Engineering and mathematics might not be to everyone's tastes, says a Norwegian engineer behind such projects as bionic limbs, robotic submarines, and an artificial pancreas for people with diabetes.

But don't call his specialty boring.

"It's never been more relevant than today," Oyvind Stavdahl said Wednesday in an interview with Information Morning Saint John.

"I view it as the modern type of magic."

Manipulates reality

artificial pancreas

A photoshopped image shows what an artificial pancreas might look like, with a single port through the skin into the peritoneal cavity, through which a sensor wire and a tube can be inserted for insulin infusion. (Geir Mogen)

Stavdahl is in the province to deliver this year's Dineen Memorial Lecture at the University of New Brunswick's Fredericton and Saint John campuses.

Engineering feats are changing the way we live, he said.

"Humans have always tried to do things that are … seemingly impossible," said Stavdahl, of the Norwegian University of Science and Technology. "And the whole idea about research is understanding more about reality, and can we use that to our advantage.

"People lived more dangerously before than they do now, because now we know how to manipulate nature and our surroundings. We make houses with insulation, so we don't freeze to death in the winter. And engineering, mathematics,  is at the core of this."

In a lecture titled "Diving Deeper, from Diabetes Treatments to Subsea Interventions," Stavdahl will discuss his diverse research pursuits, including the pancreas device, which is in its early stages of development.

Oyvind Stavdahl

Oyvind Stavdahl, a Norwegian engineer and professor, will discuss his wide-ranging research pursuits in Fredericton and Saint John this week. (Artificial Pancreas Trondheim)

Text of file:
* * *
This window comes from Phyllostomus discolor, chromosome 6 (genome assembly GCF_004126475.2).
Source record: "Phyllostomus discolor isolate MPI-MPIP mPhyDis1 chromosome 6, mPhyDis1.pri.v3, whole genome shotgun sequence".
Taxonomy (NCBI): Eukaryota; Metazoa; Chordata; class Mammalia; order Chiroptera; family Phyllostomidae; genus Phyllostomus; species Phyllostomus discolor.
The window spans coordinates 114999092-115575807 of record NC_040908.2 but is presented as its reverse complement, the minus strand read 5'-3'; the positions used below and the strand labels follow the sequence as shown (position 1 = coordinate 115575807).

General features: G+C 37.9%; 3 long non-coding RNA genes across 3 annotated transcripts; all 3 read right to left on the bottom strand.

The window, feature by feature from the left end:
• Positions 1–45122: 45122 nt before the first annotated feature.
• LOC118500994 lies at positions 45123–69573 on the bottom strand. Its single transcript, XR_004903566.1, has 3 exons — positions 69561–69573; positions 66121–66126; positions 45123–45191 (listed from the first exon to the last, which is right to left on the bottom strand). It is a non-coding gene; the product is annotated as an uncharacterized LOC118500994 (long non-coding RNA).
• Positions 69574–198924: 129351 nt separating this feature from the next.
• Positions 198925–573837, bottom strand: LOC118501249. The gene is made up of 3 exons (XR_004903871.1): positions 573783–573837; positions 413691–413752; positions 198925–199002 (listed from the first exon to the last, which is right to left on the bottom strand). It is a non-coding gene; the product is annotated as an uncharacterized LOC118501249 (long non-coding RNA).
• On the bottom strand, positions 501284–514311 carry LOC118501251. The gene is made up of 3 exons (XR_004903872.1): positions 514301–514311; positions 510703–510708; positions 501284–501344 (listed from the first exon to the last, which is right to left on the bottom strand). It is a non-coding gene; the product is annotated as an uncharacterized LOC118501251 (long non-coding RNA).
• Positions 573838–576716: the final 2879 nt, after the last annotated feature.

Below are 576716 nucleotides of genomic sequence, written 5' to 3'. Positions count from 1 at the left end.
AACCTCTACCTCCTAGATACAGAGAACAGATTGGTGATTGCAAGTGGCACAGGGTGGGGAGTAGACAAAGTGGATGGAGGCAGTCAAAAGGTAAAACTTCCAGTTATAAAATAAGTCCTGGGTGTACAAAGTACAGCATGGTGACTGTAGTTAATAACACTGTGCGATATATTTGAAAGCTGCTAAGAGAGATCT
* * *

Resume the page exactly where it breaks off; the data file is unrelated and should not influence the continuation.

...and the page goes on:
Today's systems measure and control glucose levels for people with Type 1 diabetes, through a sensor inserted under the skin that measures glucose levels in tissue fluid.

"But the sugar level in the blood isn't reflected quickly in the skin, it takes time from when you eat until the sensor realizes there is food there … and also it takes a lot of time from when insulin is injected until it starts working," Stavdahl said.

"That means blood sugar is allowed to raise to dangerous values before the insulin starts working."

The new device being developed through Stavdahl's university will detect blood sugar levels instantly and more accurately, Stavdahl said, by inserting a sensor and insulin infusion inside the body, in the peritoneal cavity.

"That's the space inside you that contains your intestines, that's what's special about the solution we're working on," he said.

pancreas sensor

The pancreas device requires the development of suitable sensors, which will detect the glucose levels in the peritoneal cavity almost instantaneously. (Anders Fougner)

Another project, the robotic eel, repairs oil wells deep under the ocean.

"It's basically a robotic arm that can also swim," said Stavdahl.

"It's long, slender … in that way we can reach areas in these installations that are out of reach of the traditional submarines because they're too big."

'Anything possible'

Stavdahl said the common denominator between the two projects is controlled engineering, which "manipulates reality" to work in our favour.

"If you put the robotic eel into the water, it will sink or it will float, but we want it to stay at the right depth, we want it to move in a certain path, to move a certain way … that involves a lot of mathematics and a dynamic model of the robot.

"It was very difficult to put the first man on the moon, but it was done. So anything of that order of difficulty or less is obviously possible."

Stavdahl will be speaking at UNB Fredericton on Tuesday at 7:30 p.m. in the Dineen Auditorium at Head Hall, and at UNB Saint John on Wednesday at 7 p.m. in the Ganong Lecture Theatre.

Both events are open to the public. There is no admission fee.

The Dineen lectures focus on technology and its impact on society. 

The lecture series began in 1980 to honour former engineering professor and UNB president James O. Dineen.

With files from Information Morning Saint John